The branch of Franquemont in Franche-Comté originates from the Counts of Montbéliard, founded in the House of Württemberg by Etienne de Montfaucon count of Montbéliard (1325-1397). After his death, his natural son Henri inherits Franquemont. Among the earliest genealogical records is Henri's son Jean de Franquemont, Bailiff of Montbeliard (1489). This branch continued for more than ten generations as lords of Tremoing and Pierrefitte. In the 16th century the Franquemont's provide five Knights of the Order of St. George. In 1720 this branch of Franquemont was given the title of count. The land of Han-en-Barrois located in Barrois-Mouvant, was erected to County by Leopold Duke of Lorraine in favour of George-Gabriel de Montbéliard Count of Franquemont, his Chamberlain. The denomination Franquemont-en-Barrois originated from the fief of Franquemont on the Doubs in the County of Montbéliard, first appanage of his ancestors. Several alliances exist with the de Châtelet, d'Arbonnay, de Brunecoff, de Maillet, d’Aspremont, de Gilley, etc.

The line of Franquemont in Franche-Comté is related to the line of Franquemont in Württemberg by Henriette d'Orbe-Montfaucon countess of Montbéliard (1387-1444), granddaughter of Etienne de Montfaucon.

The Franquemonts in Württemberg descend from Carl Eugen, 12th Duke of Württemberg (1728–1793). He gave the name Franquemont to five of his natural sons. All five were officers in the Württemberg Army (Cape Regiment) which brought them to the Dutch East Indies with the Dutch East India Company (VOC). The eldest, Frederic William von Franquemont (1744-1790) was the colonel in command of the second battalion of the Cape Regiment. Another of them was the well known General Count Frederic von Franquemont (1770–1842) who, after his return from the Indies became a highly decorated army General, leading the Franquemont Regiment of the Württemberg army in the Battle of Nations (1813) and Battle of Waterloo (1815). Count Frederic and his brother Colonel Carl von Franquemont were the only two of their generation to return to Württemberg after a captivity by the British in Ceylon. Descendants of their brothers returned to Europe only several generations later when the East Indies were no longer a colony of the Netherlands and became the Republic of Indonesia.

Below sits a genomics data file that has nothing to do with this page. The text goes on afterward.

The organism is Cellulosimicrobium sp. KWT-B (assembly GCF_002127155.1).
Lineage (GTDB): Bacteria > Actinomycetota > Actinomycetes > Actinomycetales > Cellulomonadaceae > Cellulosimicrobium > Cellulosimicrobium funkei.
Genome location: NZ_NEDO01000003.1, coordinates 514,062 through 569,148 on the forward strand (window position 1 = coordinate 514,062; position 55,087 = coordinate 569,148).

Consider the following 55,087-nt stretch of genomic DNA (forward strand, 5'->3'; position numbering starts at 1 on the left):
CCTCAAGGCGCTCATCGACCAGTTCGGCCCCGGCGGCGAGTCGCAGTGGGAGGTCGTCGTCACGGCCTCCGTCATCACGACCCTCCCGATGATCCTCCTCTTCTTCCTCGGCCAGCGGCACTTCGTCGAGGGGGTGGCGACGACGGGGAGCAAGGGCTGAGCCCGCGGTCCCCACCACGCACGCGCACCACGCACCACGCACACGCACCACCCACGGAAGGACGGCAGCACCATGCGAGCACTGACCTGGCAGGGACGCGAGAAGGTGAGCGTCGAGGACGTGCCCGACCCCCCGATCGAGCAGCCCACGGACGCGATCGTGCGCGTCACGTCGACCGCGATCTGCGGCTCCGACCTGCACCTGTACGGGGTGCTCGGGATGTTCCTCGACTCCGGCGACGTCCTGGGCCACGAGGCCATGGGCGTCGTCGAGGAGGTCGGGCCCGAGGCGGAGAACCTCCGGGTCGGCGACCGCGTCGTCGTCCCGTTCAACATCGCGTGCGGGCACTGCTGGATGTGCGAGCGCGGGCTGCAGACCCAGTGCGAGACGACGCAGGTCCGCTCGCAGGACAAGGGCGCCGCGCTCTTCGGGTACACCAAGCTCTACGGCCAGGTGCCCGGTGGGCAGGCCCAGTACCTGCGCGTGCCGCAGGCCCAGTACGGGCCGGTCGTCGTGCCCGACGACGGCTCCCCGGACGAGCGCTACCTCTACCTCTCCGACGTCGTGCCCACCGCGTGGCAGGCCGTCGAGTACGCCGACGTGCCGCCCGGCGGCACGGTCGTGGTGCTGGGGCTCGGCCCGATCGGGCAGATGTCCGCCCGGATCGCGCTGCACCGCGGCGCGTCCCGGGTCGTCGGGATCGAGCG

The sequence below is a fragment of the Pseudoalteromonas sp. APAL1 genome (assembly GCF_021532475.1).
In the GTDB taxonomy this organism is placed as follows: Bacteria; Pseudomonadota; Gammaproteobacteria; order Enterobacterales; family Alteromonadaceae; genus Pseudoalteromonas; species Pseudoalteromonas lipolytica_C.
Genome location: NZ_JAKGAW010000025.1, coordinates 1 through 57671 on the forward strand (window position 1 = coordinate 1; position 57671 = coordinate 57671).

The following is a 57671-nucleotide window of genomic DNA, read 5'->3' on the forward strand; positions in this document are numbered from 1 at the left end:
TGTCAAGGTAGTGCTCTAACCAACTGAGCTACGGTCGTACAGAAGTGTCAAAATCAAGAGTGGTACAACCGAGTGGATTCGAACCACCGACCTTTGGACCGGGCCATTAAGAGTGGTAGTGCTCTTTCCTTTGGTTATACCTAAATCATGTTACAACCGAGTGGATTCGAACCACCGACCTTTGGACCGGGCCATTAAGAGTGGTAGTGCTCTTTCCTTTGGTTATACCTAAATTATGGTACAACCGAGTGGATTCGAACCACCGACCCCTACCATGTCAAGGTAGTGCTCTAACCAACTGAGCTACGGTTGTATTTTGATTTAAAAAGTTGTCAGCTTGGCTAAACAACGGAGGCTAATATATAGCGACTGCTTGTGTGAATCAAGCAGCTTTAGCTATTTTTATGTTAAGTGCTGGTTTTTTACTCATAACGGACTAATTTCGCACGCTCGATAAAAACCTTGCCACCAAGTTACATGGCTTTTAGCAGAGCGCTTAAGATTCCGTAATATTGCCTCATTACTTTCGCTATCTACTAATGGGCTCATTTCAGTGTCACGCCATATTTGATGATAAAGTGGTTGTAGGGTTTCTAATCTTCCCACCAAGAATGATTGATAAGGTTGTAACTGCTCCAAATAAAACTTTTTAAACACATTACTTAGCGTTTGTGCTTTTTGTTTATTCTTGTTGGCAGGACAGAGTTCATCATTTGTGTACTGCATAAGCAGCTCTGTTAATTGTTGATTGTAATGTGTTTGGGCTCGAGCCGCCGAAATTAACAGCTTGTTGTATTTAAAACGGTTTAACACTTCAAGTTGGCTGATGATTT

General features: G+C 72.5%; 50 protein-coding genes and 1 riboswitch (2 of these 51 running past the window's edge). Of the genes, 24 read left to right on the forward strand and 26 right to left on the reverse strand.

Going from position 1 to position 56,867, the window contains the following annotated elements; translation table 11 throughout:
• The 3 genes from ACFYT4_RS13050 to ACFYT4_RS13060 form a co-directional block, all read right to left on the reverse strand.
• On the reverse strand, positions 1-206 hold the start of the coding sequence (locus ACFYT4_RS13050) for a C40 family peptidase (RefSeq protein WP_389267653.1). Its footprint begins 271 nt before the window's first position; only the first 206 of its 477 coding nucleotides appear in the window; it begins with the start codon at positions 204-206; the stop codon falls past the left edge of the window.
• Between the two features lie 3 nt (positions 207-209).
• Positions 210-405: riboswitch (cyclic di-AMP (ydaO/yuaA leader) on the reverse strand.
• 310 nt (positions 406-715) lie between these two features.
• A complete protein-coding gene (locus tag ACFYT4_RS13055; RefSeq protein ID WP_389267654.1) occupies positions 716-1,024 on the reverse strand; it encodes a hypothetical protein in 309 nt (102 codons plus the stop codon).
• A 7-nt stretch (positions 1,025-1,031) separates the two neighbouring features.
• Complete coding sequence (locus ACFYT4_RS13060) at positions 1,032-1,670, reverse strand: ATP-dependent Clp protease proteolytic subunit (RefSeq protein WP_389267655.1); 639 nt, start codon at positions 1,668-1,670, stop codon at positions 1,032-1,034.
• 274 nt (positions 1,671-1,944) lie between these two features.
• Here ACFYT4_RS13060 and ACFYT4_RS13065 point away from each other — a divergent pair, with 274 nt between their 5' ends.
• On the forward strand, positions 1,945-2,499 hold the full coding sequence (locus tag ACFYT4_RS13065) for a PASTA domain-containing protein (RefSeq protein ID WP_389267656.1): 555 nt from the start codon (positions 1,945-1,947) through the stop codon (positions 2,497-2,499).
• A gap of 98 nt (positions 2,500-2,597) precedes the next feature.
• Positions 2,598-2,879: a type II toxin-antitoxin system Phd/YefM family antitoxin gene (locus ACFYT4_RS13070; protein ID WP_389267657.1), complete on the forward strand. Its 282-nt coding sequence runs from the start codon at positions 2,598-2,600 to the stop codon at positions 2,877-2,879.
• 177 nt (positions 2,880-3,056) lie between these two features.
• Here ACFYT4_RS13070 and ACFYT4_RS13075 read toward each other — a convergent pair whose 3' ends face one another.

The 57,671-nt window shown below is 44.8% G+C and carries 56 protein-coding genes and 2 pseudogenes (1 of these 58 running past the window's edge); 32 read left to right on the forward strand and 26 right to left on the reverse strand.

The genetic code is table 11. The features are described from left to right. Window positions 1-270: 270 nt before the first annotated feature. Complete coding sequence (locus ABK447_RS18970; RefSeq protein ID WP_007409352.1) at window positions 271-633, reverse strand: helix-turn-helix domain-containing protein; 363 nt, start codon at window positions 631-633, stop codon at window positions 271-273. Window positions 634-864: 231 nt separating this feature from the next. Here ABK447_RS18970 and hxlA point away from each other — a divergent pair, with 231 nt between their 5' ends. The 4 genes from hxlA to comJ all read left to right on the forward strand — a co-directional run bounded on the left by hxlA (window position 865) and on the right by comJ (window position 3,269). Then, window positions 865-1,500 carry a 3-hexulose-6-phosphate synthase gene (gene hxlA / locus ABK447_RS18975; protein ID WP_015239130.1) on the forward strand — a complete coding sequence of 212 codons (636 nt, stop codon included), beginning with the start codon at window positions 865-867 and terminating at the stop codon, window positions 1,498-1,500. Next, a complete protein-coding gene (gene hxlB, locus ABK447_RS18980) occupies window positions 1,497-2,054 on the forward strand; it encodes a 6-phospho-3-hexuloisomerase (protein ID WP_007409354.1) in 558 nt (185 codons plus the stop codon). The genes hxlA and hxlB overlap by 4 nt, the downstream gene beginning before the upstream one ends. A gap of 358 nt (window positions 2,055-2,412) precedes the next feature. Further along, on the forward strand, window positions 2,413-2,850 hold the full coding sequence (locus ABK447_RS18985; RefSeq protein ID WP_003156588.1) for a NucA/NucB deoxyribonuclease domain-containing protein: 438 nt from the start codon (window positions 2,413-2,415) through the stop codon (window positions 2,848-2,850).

Sources[edit]

  • J. Beuret-Frantz, «Le vallon de Goumois et la seigneurie de Franquemont», in Actes SJE, 1913, 233-292 click link
  • Arnold Robert, «La Seigneurie de Franquemont», Londres Spink & Son 17&18 Picadilly, 1904
  • Arnold Robert, «La Seigneurie de Franquemont 2eme Partie», Londres Spink & Son 17&18 Picadilly, 1905
  • Dictionnaire Genealogique, Heraldique, Chronologique et Historique, par M.D.L.C.D.B., Tome II, a Paris, M. DCC. LVII, p. 143-144, p. 160
  • Dictionnaire de la Noblesse, par M. De La Chenaye-Desbois, Tome VI, Seconde edition, Paris, M.DCC. LXXIII., p. 659-660
  • Mémoires Pour Servir à l’Histoire du Comté de Bourgogne, par M. F.I. Dunod de Charnage, à Besançon M.DCC.XL., p. 259-260
  • Doubs Généalogie : click link
  • Nobiliaire de Franche-Comté: click link
  • Deutschen Adels Lexicon Band III 1975 Dor-F
  • Neues allgemeines Deutsches Adels-Lexicon, Dritter Band, 1861
  • Ordre de Saint Georges: click link